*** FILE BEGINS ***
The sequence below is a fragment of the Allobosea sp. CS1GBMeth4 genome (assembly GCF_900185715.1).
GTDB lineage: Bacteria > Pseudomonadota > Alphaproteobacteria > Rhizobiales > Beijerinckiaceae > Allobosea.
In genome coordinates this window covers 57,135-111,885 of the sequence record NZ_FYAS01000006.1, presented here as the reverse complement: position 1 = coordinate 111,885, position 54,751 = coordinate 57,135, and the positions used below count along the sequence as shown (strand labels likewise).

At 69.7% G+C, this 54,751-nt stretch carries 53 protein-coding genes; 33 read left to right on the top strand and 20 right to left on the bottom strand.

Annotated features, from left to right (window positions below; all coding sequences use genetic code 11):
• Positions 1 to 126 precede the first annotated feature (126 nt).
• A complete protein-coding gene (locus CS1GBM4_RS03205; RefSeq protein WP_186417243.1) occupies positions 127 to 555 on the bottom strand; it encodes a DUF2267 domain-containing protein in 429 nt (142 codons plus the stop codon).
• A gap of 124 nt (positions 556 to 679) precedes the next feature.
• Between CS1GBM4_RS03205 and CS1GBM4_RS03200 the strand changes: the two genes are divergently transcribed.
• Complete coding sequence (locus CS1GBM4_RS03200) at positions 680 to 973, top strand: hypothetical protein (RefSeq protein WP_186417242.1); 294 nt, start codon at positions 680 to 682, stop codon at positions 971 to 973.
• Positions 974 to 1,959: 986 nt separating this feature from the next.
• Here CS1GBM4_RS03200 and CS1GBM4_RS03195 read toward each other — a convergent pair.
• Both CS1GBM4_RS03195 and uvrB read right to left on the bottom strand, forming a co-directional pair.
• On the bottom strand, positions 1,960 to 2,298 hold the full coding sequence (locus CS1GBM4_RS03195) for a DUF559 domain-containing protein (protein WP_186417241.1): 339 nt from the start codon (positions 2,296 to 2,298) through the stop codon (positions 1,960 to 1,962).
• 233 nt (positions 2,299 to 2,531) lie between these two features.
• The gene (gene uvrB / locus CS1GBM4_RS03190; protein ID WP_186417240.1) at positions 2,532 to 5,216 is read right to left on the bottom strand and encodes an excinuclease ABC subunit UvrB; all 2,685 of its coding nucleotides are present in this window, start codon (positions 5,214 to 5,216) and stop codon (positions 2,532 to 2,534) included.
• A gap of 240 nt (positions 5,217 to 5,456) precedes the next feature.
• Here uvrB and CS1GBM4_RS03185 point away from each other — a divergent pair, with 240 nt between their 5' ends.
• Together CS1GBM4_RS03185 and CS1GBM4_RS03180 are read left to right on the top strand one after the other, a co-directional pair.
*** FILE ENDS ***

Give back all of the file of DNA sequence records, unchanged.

The sequence below is a fragment of the Allobosea sp. CS1GBMeth4 genome (assembly GCF_900185715.1).
GTDB lineage: Bacteria > Pseudomonadota > Alphaproteobacteria > Rhizobiales > Beijerinckiaceae > Allobosea.
In genome coordinates this window covers 57,135-111,885 of the sequence record NZ_FYAS01000006.1, presented here as the reverse complement: position 1 = coordinate 111,885, position 54,751 = coordinate 57,135, and the positions used below count along the sequence as shown (strand labels likewise).

At 69.7% G+C, this 54,751-nt stretch carries 53 protein-coding genes; 33 read left to right on the top strand and 20 right to left on the bottom strand.

Annotated features, from left to right (window positions below; all coding sequences use genetic code 11):
• Positions 1 to 126 precede the first annotated feature (126 nt).
• A complete protein-coding gene (locus CS1GBM4_RS03205; RefSeq protein WP_186417243.1) occupies positions 127 to 555 on the bottom strand; it encodes a DUF2267 domain-containing protein in 429 nt (142 codons plus the stop codon).
• A gap of 124 nt (positions 556 to 679) precedes the next feature.
• Between CS1GBM4_RS03205 and CS1GBM4_RS03200 the strand changes: the two genes are divergently transcribed.
• Complete coding sequence (locus CS1GBM4_RS03200) at positions 680 to 973, top strand: hypothetical protein (RefSeq protein WP_186417242.1); 294 nt, start codon at positions 680 to 682, stop codon at positions 971 to 973.
• Positions 974 to 1,959: 986 nt separating this feature from the next.
• Here CS1GBM4_RS03200 and CS1GBM4_RS03195 read toward each other — a convergent pair.
• Both CS1GBM4_RS03195 and uvrB read right to left on the bottom strand, forming a co-directional pair.
• On the bottom strand, positions 1,960 to 2,298 hold the full coding sequence (locus CS1GBM4_RS03195) for a DUF559 domain-containing protein (protein WP_186417241.1): 339 nt from the start codon (positions 2,296 to 2,298) through the stop codon (positions 1,960 to 1,962).
• 233 nt (positions 2,299 to 2,531) lie between these two features.
• The gene (gene uvrB / locus CS1GBM4_RS03190; protein ID WP_186417240.1) at positions 2,532 to 5,216 is read right to left on the bottom strand and encodes an excinuclease ABC subunit UvrB; all 2,685 of its coding nucleotides are present in this window, start codon (positions 5,214 to 5,216) and stop codon (positions 2,532 to 2,534) included.
• A gap of 240 nt (positions 5,217 to 5,456) precedes the next feature.
• Here uvrB and CS1GBM4_RS03185 point away from each other — a divergent pair, with 240 nt between their 5' ends.
• Together CS1GBM4_RS03185 and CS1GBM4_RS03180 are read left to right on the top strand one after the other, a co-directional pair.